Businesses are so dependent on IT that any disruption in service continuity – for example a faulty email box, an unexpected server reset, or an unstable Internet connection in the server room – costs money. The examples above, and more, are results, not causes of certain events. The mailbox stopped working because it exceeded the capacity limit. The company’s server was reset because the applications running on it have repeatedly exceeded the processor’s standard. Half of the server room was deprived of the Internet because the port in the switch from the spare link has been in need of repair for three solid months. All of this could have been easily avoided. That is why, with growing awareness among business and IT managers, a new branch of IT was created: IT monitoring.
Imagine that you are browsing the web to find a certain product to purchase. You find an appropriate website, but it will not load. Instead, the message says: “try again in 15 minutes”. Do you wait, or will you try to find this product elsewhere?
From the entrepreneur’s point of view, this short period of downtime can really bring significant losses. Perhaps the clients will visit the website again after 15 minutes. Or maybe a customer was looking to place a huge bulk order, got frustrated and completed their transaction at a competitor’s store.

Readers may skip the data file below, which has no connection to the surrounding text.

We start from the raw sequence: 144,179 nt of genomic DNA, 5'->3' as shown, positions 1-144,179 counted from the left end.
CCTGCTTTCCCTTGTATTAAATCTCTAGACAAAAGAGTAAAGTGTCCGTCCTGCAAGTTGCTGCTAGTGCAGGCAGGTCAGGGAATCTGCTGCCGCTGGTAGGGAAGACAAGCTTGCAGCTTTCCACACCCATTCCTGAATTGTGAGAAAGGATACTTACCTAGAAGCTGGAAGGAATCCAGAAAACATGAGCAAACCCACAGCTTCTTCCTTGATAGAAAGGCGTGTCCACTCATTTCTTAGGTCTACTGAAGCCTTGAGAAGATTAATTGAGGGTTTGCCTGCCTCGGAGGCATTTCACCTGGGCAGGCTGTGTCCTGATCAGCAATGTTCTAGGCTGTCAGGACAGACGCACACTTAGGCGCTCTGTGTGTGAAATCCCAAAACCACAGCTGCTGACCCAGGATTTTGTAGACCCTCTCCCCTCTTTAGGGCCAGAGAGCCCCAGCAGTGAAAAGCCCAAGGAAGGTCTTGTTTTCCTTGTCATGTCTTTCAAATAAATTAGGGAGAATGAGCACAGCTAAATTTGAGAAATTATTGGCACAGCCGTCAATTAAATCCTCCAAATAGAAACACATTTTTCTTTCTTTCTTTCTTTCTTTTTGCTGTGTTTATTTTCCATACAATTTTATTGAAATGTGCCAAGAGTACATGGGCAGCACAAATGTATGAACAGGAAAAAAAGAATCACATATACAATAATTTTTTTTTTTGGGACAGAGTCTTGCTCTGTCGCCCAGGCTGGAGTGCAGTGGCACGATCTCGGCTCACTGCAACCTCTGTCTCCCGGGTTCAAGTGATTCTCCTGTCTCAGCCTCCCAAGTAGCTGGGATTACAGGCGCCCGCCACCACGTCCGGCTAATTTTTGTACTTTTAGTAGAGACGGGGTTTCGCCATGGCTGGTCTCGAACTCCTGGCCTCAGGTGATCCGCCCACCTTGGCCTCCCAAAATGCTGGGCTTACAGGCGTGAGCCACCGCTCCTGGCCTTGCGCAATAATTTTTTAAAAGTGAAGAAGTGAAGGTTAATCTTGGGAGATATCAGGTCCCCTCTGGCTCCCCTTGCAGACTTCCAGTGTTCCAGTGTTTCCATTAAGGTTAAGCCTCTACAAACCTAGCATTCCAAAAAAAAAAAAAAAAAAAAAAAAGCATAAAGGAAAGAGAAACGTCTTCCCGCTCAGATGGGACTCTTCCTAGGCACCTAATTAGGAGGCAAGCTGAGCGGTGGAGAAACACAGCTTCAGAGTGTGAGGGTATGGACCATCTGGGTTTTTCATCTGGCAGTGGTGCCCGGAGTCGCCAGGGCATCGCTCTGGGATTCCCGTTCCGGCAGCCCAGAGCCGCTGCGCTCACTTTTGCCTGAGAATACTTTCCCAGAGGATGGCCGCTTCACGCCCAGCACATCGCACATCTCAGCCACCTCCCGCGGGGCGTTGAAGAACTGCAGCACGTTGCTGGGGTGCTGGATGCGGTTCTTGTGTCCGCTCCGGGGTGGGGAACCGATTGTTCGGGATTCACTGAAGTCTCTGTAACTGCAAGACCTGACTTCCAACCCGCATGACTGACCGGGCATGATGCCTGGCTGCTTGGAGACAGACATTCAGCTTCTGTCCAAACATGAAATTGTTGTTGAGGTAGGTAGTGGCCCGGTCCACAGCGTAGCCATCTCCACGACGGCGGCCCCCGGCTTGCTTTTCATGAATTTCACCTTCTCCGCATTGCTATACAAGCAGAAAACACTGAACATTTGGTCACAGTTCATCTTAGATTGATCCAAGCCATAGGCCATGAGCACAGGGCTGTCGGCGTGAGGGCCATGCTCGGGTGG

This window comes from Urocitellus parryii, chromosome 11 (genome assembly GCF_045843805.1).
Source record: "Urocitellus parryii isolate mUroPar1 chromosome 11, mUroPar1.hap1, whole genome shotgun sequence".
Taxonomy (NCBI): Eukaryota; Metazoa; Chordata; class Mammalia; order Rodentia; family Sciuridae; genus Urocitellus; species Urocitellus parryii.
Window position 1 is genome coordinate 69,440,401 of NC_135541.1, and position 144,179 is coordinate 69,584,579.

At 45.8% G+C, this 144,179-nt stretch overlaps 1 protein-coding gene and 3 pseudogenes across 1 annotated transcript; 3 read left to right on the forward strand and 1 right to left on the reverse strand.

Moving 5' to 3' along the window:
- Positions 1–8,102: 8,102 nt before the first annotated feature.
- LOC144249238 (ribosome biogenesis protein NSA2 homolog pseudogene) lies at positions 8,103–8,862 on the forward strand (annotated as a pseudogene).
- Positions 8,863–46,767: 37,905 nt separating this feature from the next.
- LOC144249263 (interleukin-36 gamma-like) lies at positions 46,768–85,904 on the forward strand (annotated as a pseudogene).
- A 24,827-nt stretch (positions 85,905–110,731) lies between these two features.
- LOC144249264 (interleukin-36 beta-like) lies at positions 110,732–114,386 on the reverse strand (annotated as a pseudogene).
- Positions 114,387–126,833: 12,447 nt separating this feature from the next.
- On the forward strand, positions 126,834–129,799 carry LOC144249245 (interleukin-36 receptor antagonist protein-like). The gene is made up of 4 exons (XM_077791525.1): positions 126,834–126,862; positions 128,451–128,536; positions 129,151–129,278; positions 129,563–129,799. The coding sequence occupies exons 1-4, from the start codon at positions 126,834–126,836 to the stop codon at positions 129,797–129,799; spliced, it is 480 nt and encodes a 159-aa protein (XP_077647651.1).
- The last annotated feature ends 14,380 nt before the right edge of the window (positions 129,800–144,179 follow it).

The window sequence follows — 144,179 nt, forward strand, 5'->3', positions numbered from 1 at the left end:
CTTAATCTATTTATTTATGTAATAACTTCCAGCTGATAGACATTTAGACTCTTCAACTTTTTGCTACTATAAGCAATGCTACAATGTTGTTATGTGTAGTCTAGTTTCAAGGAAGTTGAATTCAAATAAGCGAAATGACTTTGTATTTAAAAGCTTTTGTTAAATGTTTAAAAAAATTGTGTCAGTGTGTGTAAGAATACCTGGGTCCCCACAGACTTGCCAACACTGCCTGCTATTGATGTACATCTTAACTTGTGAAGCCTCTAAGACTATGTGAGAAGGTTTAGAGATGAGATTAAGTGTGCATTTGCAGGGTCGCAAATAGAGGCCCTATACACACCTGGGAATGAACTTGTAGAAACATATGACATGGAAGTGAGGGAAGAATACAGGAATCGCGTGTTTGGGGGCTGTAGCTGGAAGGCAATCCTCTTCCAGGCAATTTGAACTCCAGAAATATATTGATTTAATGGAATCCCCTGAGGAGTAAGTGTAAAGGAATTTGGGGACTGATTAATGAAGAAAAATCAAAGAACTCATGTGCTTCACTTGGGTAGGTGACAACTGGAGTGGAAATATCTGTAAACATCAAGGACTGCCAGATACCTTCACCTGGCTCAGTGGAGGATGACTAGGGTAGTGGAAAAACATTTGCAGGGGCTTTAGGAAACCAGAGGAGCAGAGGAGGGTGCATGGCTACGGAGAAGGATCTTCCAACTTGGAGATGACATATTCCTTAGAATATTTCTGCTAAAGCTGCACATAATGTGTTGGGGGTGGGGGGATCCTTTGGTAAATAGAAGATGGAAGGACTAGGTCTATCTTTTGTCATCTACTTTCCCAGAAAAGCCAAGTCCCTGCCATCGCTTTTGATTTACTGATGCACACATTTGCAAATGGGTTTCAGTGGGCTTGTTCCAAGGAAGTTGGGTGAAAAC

We started with a website, but failures on a slightly smaller scale (for example, malfunctioning email) can be just as costly for your company. A potential client will not always feel like making a phone call to your customer service when the email they have just sent returns to their inbox with an error message. Of course, it could be a person who only wanted clarification on a minor issue, and they will try again soon. But what if it had been a potential customer with a massive order, or another organization wishing to cooperate with you on a larger scale? Modern customers are not very patient and might judge your business badly after such failures. So, reputation takes a hit along with profit. Is this not a good reason to think about increasing the reliability of your company’s IT systems?
Unexpected network/equipment operational downtime carries a huge risk for internal (co)operation, especially when your company has several locations in different cities or countries.
Inoperable servers can ruin the exchange of information between employees, prevent updates being sent, or cause important calls from clients to be missed. It negatively affects workflows, and delays tasks performed by your teams. And yet, as we mentioned before, most such issues could easily be avoided. How can you prevent such problems?
If want to know the answer, read new our white paper Prevention is Better than Cure: Monitor and React with Network and Security Operations Center. Additionally, I encourage you to visit nextisoneplace.com to acquaint yourself with other improvements in ICiTy.